↑We have no authorities. We have no system of government. We have no national cape team or licensed heroes. We can’t even agree on a name for Gimel’s megalopolis! - Glow-worm P.8
↑► Venturain Replied on August 22nd, Y1: the corner world places aren’t inherently bad tho, right? we (my family) just got into the city one month ago. right away pressure pressure. we can move into city but standardized rent and we need to earn wage and we may be asked to move. best option is to move to city periphery and farm. they say they will give us tools and resources to get started but good spots are taken or very far away and farming isn’t easy
corner worlds are closer in a way. go to noon, go to wherever from there.
if we aren’t reconstruction or farming we aren’t wanted. so why become cogs in the city’s machine? we can strike off on our own. minor risk but total freedom - Excerpt from Glow-worm P.6
↑We’ve got these long narrow bands of mingled city and agriculture connecting the primary settlement points, to the point it’s hard to say where one thing starts and the other ends. And instead of building five big houses they’d rather build an apartment building that hosts twenty, which makes things fuzzy with the distinctions of urban and rural. - Excerpt from Daybreak 1.2
↑ 12.012.112.2Curious_Cephalopod: …the problem is we’re so geographically spread out. even if we discount R.
of5: I’m aiming to move into the city. There are complications - Glow-worm P.6
↑ 13.013.1Curious_Cephalopod: ? Did you disconnect? Heart_Shaped_Pupil: So I was thinking we should meet in the city. You were talking about logistics and I was thinking about where eveyrone was. you’re closest to me and we’re the same age I think? - Glow-worm P.6
↑Stratford station and the surrounding neighborhood were an area of the megalopolis I primarily knew for its airfield. Helicopters were in and out, and as someone who often had to fly past, I had to be mindful of the airspace. I usually flew low or gave it a wider berth, using the highway to the north as my guide.
Now that I was in the neighborhood and moving at a walking pace, I could see it was one of the quainter areas. It was one of the first areas to be settled, and the buildings were smaller, with more houses. Not too dissimilar to my mom’s neighborhood. Even the apartment buildings were three or four floors tall at the highest. Like many of the buildings in the early settlements, they’d been built broad rather than tall. - Excerpt from Shadow 5.6
↑I have access through the portal at the east of the city. When I go through I’ve been doing loops through the old neighborhoods to see what I can scrounge up. - Excerpt from Glow-worm P.1
↑“I’m thinking about the prison,” Tristan said. He stabbed a marker at the series of squares and lines that depicted the prison. “To get there, you have to travel to one portal, which is about twenty-five minutes away from the city, and then you have to travel for another twenty minutes to get to the next portal. That one’s where the guards and security are. That’s without the time it takes to reach the first portal. It’s deliberately set out of reach. What are our options?” - Beacon 8.7
↑New Brockton felt like it sat on that brink between relevance and ruin. As a settlement, it was defined by tall buildings and the edifices of heavy industry. There were ships finding their way past each other on the water and big brick buildings with black plumes of smoke rising from their chimneys. Already back to the ways of an era that predated me, cutting corners to produce more at a cost to tomorrow. It was crowded and bursting at the seams, and it had been for a while now, trying to grow despite the constraints of water and mountain around it.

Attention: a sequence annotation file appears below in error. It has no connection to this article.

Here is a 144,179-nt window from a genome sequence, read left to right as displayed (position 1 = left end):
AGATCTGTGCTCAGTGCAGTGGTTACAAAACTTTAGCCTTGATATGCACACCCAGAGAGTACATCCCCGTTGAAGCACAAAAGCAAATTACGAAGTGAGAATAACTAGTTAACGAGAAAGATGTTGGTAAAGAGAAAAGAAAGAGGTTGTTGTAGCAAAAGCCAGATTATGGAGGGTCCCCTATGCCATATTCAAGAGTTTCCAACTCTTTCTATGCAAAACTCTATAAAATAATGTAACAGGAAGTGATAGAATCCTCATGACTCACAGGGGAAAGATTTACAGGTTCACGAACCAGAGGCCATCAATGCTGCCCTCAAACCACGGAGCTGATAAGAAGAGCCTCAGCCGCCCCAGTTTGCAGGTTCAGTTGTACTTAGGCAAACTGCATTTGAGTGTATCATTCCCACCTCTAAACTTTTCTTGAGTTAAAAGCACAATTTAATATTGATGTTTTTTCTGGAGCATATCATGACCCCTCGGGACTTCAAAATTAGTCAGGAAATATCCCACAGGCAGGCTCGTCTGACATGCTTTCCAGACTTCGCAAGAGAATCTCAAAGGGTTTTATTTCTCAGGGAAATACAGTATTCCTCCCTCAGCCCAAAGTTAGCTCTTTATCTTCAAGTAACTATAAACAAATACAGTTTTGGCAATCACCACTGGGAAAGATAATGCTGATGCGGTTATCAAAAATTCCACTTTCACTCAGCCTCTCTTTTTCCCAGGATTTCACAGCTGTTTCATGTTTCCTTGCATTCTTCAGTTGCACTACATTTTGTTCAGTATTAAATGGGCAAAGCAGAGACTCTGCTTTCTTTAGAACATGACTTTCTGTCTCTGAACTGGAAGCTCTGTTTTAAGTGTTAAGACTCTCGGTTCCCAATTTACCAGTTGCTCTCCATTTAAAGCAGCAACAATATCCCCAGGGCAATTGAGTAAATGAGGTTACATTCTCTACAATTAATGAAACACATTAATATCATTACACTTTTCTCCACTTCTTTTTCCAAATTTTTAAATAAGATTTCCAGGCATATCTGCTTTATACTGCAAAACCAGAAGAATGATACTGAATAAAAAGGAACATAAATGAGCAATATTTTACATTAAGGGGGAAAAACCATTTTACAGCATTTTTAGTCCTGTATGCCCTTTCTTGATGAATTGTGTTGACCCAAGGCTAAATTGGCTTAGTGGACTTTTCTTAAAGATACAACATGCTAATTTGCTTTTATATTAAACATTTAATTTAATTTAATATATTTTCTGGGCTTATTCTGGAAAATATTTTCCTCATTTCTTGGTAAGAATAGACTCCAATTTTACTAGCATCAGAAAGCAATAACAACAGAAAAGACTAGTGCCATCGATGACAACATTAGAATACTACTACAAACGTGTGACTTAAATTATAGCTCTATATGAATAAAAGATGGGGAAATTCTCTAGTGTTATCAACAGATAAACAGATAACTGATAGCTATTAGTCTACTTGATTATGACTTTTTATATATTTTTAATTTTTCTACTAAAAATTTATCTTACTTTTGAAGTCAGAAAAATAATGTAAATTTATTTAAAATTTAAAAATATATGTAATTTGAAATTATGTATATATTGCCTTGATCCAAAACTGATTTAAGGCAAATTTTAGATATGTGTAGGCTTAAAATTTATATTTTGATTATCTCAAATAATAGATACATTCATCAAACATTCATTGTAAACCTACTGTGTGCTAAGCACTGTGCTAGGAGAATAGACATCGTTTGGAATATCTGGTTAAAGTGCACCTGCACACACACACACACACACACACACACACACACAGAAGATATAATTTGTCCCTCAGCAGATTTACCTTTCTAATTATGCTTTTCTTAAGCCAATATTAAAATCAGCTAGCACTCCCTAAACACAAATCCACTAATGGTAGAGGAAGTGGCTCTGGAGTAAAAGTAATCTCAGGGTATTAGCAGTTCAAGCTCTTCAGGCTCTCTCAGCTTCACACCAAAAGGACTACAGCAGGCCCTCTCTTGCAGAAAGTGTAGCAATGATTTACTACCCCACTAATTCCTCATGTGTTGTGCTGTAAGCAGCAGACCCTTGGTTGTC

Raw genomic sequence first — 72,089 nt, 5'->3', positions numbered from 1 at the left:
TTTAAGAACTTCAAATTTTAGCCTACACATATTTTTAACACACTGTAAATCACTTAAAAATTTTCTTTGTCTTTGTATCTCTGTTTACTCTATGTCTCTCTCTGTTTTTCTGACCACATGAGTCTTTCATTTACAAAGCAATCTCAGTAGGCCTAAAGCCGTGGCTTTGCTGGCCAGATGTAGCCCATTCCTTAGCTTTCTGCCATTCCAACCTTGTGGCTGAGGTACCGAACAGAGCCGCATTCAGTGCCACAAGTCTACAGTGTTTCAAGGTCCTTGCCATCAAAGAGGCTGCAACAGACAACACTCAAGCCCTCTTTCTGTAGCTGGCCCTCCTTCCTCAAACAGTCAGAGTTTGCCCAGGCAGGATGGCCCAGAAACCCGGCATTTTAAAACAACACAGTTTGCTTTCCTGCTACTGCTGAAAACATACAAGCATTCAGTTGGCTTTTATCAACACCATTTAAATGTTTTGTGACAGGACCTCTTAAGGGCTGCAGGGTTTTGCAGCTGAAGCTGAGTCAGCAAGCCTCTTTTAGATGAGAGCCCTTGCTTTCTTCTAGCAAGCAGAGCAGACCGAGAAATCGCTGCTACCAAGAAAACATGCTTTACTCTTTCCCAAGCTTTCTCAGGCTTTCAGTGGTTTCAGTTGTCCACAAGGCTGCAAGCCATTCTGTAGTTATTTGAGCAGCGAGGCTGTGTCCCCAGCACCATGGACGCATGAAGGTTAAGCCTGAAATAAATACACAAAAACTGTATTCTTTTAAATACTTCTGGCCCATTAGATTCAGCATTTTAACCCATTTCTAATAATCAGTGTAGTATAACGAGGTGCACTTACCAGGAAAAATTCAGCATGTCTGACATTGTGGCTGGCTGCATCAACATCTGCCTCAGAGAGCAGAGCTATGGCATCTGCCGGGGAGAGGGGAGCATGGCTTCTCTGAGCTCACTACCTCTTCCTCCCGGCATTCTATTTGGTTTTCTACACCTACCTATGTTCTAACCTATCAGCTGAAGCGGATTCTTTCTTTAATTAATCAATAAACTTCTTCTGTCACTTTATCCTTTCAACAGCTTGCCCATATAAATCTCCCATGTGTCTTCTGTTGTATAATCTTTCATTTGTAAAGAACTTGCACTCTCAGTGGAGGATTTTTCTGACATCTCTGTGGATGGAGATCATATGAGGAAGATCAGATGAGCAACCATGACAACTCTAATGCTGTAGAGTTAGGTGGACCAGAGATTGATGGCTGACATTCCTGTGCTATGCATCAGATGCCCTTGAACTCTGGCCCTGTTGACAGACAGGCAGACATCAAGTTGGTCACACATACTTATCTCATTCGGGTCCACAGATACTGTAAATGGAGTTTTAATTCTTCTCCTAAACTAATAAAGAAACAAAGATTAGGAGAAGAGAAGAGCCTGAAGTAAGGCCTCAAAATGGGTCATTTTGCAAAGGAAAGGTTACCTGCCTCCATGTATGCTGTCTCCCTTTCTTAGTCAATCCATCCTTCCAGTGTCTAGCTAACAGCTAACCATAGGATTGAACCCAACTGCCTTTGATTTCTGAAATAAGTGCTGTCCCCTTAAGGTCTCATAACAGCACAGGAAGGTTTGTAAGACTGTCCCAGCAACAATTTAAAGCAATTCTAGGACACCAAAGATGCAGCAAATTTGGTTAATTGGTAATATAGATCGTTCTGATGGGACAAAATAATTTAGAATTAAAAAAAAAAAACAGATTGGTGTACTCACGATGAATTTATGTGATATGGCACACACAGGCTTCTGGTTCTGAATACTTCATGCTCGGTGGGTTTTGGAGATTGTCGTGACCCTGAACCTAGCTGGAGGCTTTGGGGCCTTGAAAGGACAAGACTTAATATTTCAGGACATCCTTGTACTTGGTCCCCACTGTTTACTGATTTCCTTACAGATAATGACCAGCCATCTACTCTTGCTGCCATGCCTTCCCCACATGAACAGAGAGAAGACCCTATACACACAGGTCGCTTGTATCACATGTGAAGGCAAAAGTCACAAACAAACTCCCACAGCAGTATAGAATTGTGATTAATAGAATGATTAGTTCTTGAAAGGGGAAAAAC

It didn’t escape me that the settlement continued to chug along while the gears and belts of the greater megalopolis were grinding to a stop under strikes and shutdowns [...] The racist graffiti no longer dominated downtown, though I did see some, with half of it partially painted over or altered. Many of the people who had lived and thrived in Brockton Bay had made their way here, after all. An attempt had been made to use wall space, to give the tenements-and-factories color when mirrored windows on skycrapers didn’t steal it from the sky or water. Murals now decorated many of the walls and building fronts, no doubt an attempt to leave less open wall space for the gang tags and symbols. Animals and symbols of humanity like clasped hands covered residential areas. Green trees, branches, and lush mountains painted almost ironically on the sides of factories and power plants.
There were places that mirrored home, in layout and the buildings that had been placed. The area that had been the Towers at the southwest corner of the city was still the Towers. Downtown was still where Downtown had been. A Lord Street stabbed north-to-south through the settlement. Despite the attempts, it wasn’t home. It came from something different. Excerpt from Glare 3.1
↑Boston. New Boston, but all attempts to make that stick had failed, in a stark contrast to how Brockton Bay had been so ready to rechristen itself as New Brockton.
Boston wasn’t a city, really. It was more of an Über-neighborhood, one set of tiles in the vast, disappearing-into-the-horizon expanse of city that was the megalopolis. It wasn’t really Boston, either. Attempts had been made to make Boston resemble its former self, but materials were different, everything was new, and the golden patina remained.
Fenway Station. A transportation hub, surrounded by quickly thrown-together homes that attempted to stay hidden or camouflaged among the brownstone and brick fixtures with gold-tinted windows.
The Boston neighorhoods had heroes of their own. Independents, and small teams separate from the Wardens. - Excerpt from Pitch 6.8